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What's in a name?

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Peter Gibbs Peter Gibbs | 13:00 UK time, Friday, 9 September 2011

Distance travelled ~ 647'166'400 km

(Peter Gibbs is a BBC weather forecaster and a regular blogger for 23 Degrees. With all the current Atlantic hurricane activity, here Peter tackles some of the questions flying around as hurricane Katia makes it's way to the UK.)

"Do we get hurricanes in the UK?"

No, it's not possible.

"But what about the 1987 storm, wasn't that a hurricane?"

Well, it did have hurricane force winds, which was why it knocked down 15 million trees, but it wasn't a hurricane.

"How does that work, then?"

I've lost count of the number of times that I've had that conversation during my career, but it's a reasonable question and one that's worth exploring during this very active Atlantic hurricane season.

interactive forecast track cone katia

Katia moving toward the northeast over the open atlantic

hurricane katia 4 day forecast cone and track

Weakening is indicated since the hurricane is already reaching cooler waters and Katia is forecast to become post-tropical in about 36 hours.

Hurricanes are creatures of the tropics, they need the warmth and humidity of tropical seas to develop and survive. The core of the storm consists entirely of warm air and it's the release of latent heat as this air rises and condenses into clouds which gives the hurricane its power. It's a bit like a pan of water coming to the boil as you apply heat from below.

Once formed, a hurricane moves through the surrounding atmosphere like a cork floating down a stream, becoming almost a separate entity. The strongest winds form in the lowest layers of the storm, close to the storm's centre just outside the eye.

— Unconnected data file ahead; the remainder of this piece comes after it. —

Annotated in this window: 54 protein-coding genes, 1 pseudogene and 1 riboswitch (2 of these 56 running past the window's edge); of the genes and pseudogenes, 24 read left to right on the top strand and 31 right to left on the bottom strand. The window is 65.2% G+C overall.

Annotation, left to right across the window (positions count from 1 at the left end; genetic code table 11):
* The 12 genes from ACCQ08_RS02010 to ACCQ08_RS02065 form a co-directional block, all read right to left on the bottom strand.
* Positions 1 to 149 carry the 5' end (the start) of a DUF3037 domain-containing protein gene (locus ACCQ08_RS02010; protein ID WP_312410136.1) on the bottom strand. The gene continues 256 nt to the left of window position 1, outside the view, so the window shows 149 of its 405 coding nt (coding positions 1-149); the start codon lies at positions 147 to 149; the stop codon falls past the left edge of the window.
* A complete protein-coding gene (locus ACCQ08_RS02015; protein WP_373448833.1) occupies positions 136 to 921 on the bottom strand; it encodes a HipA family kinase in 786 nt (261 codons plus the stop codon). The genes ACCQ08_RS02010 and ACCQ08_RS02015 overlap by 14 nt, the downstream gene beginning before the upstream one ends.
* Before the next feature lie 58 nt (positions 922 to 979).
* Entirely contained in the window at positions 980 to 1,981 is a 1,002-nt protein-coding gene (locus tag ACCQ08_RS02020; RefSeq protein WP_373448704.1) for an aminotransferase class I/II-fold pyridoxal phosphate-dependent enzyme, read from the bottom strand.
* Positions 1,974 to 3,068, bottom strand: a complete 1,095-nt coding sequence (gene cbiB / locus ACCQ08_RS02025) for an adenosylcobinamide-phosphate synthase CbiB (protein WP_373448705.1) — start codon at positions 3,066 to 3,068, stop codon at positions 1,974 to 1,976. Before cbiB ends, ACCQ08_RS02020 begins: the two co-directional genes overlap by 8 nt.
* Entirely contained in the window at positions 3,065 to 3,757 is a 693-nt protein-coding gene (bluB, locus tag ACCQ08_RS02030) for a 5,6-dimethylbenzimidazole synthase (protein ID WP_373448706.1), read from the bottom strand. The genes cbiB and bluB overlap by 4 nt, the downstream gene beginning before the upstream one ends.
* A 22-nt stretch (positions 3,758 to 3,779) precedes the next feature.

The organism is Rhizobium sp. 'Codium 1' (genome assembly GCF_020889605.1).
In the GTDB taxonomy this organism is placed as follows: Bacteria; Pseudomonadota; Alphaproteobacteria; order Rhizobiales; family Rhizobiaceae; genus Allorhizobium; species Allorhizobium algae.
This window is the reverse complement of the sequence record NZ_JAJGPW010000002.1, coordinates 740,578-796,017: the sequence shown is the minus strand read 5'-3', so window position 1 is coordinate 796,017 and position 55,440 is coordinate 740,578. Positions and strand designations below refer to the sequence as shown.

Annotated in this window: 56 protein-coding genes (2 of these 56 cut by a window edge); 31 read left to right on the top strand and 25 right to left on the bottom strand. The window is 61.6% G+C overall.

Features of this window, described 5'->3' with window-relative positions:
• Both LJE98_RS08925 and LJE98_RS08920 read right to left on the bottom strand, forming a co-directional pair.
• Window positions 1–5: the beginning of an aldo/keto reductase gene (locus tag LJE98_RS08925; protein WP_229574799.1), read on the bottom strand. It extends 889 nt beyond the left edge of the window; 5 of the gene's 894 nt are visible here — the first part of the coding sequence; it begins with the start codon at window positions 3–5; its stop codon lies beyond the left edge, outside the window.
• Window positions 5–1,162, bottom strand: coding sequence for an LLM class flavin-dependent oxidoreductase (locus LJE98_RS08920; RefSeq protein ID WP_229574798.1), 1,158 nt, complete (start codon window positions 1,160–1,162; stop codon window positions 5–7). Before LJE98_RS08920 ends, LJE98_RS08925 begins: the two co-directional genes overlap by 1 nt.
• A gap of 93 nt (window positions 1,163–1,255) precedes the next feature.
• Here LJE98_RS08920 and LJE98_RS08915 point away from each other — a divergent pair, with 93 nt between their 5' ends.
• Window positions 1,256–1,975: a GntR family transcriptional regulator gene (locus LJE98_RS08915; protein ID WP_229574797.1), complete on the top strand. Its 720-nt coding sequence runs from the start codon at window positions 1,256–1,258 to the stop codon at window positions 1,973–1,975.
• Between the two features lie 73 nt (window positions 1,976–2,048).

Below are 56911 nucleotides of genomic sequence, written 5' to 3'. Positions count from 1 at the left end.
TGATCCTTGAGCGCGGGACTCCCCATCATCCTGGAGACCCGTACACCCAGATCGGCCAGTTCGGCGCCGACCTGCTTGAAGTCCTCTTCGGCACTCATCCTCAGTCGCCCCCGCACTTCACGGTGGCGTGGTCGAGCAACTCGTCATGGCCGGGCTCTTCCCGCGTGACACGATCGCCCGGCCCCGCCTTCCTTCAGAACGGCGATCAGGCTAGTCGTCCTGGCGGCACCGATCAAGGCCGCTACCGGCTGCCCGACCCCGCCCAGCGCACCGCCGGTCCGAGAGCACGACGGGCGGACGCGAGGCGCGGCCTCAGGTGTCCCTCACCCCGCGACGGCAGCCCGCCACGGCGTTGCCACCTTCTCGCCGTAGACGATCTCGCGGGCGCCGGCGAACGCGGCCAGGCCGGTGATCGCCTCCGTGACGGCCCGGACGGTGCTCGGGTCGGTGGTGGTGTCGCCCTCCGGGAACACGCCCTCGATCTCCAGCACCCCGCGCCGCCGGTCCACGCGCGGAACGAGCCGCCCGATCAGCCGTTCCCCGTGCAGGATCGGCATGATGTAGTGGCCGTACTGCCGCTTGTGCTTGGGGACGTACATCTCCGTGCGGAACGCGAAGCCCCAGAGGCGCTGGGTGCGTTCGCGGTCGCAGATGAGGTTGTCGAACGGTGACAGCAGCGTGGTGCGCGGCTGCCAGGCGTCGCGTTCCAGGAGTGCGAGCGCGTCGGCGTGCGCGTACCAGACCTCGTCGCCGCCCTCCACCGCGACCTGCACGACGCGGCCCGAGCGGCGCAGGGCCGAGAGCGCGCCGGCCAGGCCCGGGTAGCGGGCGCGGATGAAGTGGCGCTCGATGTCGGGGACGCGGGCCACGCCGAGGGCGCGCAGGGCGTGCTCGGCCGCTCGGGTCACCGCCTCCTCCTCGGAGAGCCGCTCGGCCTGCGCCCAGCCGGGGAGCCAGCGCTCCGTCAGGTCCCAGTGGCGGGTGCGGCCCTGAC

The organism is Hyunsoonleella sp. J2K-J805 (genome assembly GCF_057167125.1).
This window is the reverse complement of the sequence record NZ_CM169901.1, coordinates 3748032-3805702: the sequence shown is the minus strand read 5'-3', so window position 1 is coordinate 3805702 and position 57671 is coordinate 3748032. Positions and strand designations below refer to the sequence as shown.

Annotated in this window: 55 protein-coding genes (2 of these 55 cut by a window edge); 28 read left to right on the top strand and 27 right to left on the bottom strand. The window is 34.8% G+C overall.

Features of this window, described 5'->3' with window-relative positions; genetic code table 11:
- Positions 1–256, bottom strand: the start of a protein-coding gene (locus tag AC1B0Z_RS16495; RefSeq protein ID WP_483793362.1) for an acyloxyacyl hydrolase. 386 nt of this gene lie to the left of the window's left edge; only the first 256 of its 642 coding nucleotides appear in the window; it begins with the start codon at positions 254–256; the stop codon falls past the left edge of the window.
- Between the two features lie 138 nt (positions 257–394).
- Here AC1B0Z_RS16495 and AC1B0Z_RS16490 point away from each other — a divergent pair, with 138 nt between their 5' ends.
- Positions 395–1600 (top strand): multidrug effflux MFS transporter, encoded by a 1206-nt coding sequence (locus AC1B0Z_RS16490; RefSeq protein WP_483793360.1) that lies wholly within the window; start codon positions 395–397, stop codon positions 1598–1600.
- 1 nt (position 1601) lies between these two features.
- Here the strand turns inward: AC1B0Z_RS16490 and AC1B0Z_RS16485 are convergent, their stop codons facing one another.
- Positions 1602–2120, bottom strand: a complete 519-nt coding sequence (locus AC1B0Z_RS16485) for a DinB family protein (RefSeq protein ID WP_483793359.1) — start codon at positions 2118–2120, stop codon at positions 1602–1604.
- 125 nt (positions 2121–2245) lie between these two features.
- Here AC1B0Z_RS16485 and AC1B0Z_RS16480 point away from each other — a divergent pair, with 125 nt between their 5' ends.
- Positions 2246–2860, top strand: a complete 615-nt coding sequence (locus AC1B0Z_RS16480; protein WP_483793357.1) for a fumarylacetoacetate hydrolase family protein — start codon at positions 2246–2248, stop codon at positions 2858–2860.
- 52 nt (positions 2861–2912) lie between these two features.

Move into temperate latitudes and weather works differently. Extratropical storms (more commonly known as mid-latitude depressions) form over much colder waters and get their energy instead from the contrast between masses of warm and cold air. The bigger the contrast, the stronger the storm. Cold air makes up the core, digging under the warmer air mass and lifting it until it forms clouds and rain along a front.

The storm becomes an integral part of the atmospheric circulation, like an eddy in a river. Strongest winds are found high up, in the form of the jetstream, at around 30,000ft while the strongest surface winds tend to occur at some distance from the storm's centre and are spread out over an elongated area. All very different to a hurricane.

Where it gets messy is when a hurricane heads out of the tropics and into higher, temperate latitudes. It goes through an identity crisis as the supply of warmth from below is cut off and cold air is drawn into the circulation, eventually emerging as an extratropical storm after a fuzzy intermediate stage.

Fortunately, the long sea track ensures that any ex-hurricanes reaching the UK have gone through full transition before they arrive. The different amounts of available energy mean that even the most powerful of extratropical storms would barely make it onto the bottom of the hurricane scale.

So that's how it works


  • Comment number 1.